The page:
Bates’ season ended Oct. 21 at Virginia Tech, but he still led UVa in scoring, with 32 points on 14 goals and 4 assists. His injury proved especially costly.
Without Bates, Virginia won two of its final three regular-season games and then edged Wake Forest in double overtime in the ACC tournament quarterfinals. “But by the time we got to the Carolina game in the ACC semifinals, by the time we got to the Delaware game [in the NCAA tourney’s first round],” Gelnovatch said, “it was really clear that we were starting to run out of the fumes that were left.”
UVa lost 1-0 to UNC in overtime and, six days later, 1-0 to Delaware in double overtime. Had Bates been healthy, those games might have gone differently.
“He makes a huge difference,” Gelnovatch said. “The knock on him is his first touch — sometimes a ball gets away from him a little bit — but he is a super competitor, athletic, strong, phenomenal in front of the goal, in the 18-yard box, and if he picks up where he left off [this fall] he’ll be a pro.”
Neither Bates nor Bird will be available for spring practice, but they should be 100 percent by the start of next season, Gelnovatch said, “and they’ll both be here all summer, working hard and getting themselves ready.”
Of the freshman classes that entered the ACC in 2011, UVa’s was the most talented, in Gelnovatch’s opinion, and the experience his first-year players gained will “pay huge dividends in the fall,” he said.
Zinkhan led Virginia’s newcomers with 11 points, on 4 goals and 3 assists, and was named to the ACC’s All-Freshman team.
“I know he’s going to be a great player. He hit the wall a little bit at the end,” Gelnovatch said. “Somerville, I know’s going to be a great player. Eric Bird, I know’s going to be a great player. Kyler Sullivan, I know’s going to be a great player.”
Rezende, a midfielder whose twin, Conner, is another promising young Cavalier, contributed 2 goals and 2 assists this season, and LaCivita acquitted himself well in the goal.
“He actually exceeded my expectations,” Gelnovatch said of LaCivita. “I was very concerned about that position coming into the season. He really only had two [subpar] games. But other than that he did well. I think he’s going to be a very good goalkeeper.”
Three other first-year players, Kyle McCord, Matt Brown and Grant Silvester, are likely to assume leading roles in 2012 as Gelnovatch rebuilds the defense that Jumper, Volk and Monaco anchored for three seasons. Virginia has proven talent returning at every other position.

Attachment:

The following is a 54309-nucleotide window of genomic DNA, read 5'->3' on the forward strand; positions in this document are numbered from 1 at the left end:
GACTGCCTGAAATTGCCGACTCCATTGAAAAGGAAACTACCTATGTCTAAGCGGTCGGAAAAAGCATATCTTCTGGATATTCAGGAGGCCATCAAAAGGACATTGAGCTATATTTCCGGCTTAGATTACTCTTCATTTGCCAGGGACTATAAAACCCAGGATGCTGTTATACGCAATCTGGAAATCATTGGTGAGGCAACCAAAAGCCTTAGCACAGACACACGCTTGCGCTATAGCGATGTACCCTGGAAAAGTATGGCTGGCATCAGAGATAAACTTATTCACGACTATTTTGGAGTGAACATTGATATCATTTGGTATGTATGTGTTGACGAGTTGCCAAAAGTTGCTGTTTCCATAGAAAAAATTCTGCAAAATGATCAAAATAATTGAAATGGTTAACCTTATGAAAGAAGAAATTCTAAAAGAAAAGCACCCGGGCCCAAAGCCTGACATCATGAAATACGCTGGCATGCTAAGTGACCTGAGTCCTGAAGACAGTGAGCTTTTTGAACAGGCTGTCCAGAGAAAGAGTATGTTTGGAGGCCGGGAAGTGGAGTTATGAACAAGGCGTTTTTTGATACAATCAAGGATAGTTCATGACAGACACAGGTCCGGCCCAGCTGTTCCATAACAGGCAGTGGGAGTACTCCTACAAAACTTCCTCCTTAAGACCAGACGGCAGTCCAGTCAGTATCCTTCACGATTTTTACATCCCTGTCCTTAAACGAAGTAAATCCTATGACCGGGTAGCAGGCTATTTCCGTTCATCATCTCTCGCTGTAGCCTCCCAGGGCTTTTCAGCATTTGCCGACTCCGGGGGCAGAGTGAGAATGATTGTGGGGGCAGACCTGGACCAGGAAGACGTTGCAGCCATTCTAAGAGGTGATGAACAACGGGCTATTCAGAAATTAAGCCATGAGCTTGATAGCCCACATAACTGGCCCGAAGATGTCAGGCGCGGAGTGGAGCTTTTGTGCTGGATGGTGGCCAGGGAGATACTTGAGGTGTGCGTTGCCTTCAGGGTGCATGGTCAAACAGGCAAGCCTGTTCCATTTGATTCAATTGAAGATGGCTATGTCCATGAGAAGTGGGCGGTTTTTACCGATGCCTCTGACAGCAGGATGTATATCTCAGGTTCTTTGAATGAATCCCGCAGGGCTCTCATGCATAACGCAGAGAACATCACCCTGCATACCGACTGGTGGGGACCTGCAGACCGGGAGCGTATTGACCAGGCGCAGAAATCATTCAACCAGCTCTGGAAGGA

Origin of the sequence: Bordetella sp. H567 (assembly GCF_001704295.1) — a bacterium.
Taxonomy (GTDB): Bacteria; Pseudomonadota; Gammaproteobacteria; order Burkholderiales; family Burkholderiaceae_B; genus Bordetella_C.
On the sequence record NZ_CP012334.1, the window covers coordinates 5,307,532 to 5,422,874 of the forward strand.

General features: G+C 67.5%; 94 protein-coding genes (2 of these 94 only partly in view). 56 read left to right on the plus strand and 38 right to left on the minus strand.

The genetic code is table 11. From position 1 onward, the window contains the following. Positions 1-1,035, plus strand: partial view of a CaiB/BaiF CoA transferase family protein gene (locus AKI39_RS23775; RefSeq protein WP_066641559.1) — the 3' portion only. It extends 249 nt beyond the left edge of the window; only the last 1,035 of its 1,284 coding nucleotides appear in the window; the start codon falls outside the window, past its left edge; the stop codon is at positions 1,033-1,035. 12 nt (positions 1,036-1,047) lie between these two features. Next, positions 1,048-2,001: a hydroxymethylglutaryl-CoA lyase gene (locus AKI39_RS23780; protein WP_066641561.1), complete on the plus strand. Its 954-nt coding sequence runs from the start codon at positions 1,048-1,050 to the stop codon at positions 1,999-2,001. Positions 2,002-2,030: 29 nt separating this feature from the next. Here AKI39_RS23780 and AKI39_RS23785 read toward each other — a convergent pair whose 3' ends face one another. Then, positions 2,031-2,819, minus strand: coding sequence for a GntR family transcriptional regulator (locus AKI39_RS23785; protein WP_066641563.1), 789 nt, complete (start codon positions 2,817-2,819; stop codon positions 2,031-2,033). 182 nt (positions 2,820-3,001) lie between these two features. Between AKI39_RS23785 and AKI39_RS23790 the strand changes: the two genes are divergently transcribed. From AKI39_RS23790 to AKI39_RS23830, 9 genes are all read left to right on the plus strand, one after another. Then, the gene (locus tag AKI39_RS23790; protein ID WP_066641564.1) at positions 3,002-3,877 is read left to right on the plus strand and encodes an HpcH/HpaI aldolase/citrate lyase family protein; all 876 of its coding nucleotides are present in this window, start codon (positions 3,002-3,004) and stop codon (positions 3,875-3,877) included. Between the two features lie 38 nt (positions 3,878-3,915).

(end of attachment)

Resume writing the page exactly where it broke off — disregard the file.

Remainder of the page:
“That’s gonna be the biggest thing,” Gelnovatch said. “Those two guys, Matt Brown and Grant Silvester, have to pan out as center backs. They have huge upsides. They’re much more athletic than both Volk and Monaco.”
Gelnovatch plans to try McCord, a midfielder this season, at left back. Listed at 6-3, 170 pounds, McCord needs to improve his running form and add upper-body strength.
“But he’s got such a big body and frame, people bounce off him,” Gelnovatch said. “Once he gets a little bit stronger in the weight room, it’ll be scary.
“He’s going to fill out. He’s one of my special projects for the spring, because he’s left-footed, athletic, with pretty good skill. I gotta find a place for him.”
Virginia’s attacking players next season will include Bates, Somerville, Zinkhan and Bird, and incoming recruits should bolster that group. Dimas, a holding midfielder this fall, probably will move out wide, where he was so effective in 2009.
Sullivan started at right back for most of this season and distinguished himself at that position. But he may well end up as UVa’s holding midfielder in 2012. “I really think he could be pretty damn good there,” Gelnovatch said.
It’s too early to say how good the Cavaliers will be in 2012. The ACC, as usual, will be loaded. Still, Gelnovatch believes his team could enter the season ranked among the league’s top four teams.
“We’ll be in that discussion,” he said.